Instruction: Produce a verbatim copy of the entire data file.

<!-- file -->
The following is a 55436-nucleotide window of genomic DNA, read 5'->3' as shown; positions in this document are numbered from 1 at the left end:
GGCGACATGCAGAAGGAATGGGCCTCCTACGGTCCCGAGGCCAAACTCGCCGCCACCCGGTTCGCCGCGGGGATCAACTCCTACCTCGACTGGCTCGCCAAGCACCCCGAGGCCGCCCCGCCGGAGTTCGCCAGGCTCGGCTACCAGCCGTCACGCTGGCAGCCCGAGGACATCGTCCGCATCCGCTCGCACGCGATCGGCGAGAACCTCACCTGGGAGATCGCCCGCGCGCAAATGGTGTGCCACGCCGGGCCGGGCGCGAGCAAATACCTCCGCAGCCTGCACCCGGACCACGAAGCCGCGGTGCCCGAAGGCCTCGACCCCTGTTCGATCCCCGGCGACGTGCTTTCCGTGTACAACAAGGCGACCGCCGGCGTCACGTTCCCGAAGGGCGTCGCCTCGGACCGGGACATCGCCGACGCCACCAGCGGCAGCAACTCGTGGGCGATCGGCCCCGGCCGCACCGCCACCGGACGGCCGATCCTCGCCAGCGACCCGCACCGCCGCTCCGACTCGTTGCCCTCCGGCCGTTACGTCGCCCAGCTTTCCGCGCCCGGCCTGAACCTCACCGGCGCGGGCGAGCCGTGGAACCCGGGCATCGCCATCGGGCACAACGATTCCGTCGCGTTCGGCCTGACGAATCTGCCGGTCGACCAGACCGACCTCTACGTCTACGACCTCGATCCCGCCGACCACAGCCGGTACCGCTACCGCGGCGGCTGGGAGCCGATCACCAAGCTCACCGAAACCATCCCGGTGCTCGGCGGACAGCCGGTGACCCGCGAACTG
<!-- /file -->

The following is a 55436-nucleotide window of genomic DNA, read 5'->3' as shown; positions in this document are numbered from 1 at the left end:
GGCGACATGCAGAAGGAATGGGCCTCCTACGGTCCCGAGGCCAAACTCGCCGCCACCCGGTTCGCCGCGGGGATCAACTCCTACCTCGACTGGCTCGCCAAGCACCCCGAGGCCGCCCCGCCGGAGTTCGCCAGGCTCGGCTACCAGCCGTCACGCTGGCAGCCCGAGGACATCGTCCGCATCCGCTCGCACGCGATCGGCGAGAACCTCACCTGGGAGATCGCCCGCGCGCAAATGGTGTGCCACGCCGGGCCGGGCGCGAGCAAATACCTCCGCAGCCTGCACCCGGACCACGAAGCCGCGGTGCCCGAAGGCCTCGACCCCTGTTCGATCCCCGGCGACGTGCTTTCCGTGTACAACAAGGCGACCGCCGGCGTCACGTTCCCGAAGGGCGTCGCCTCGGACCGGGACATCGCCGACGCCACCAGCGGCAGCAACTCGTGGGCGATCGGCCCCGGCCGCACCGCCACCGGACGGCCGATCCTCGCCAGCGACCCGCACCGCCGCTCCGACTCGTTGCCCTCCGGCCGTTACGTCGCCCAGCTTTCCGCGCCCGGCCTGAACCTCACCGGCGCGGGCGAGCCGTGGAACCCGGGCATCGCCATCGGGCACAACGATTCCGTCGCGTTCGGCCTGACGAATCTGCCGGTCGACCAGACCGACCTCTACGTCTACGACCTCGATCCCGCCGACCACAGCCGGTACCGCTACCGCGGCGGCTGGGAGCCGATCACCAAGCTCACCGAAACCATCCCGGTGCTCGGCGGACAGCCGGTGACCCGCGAACTG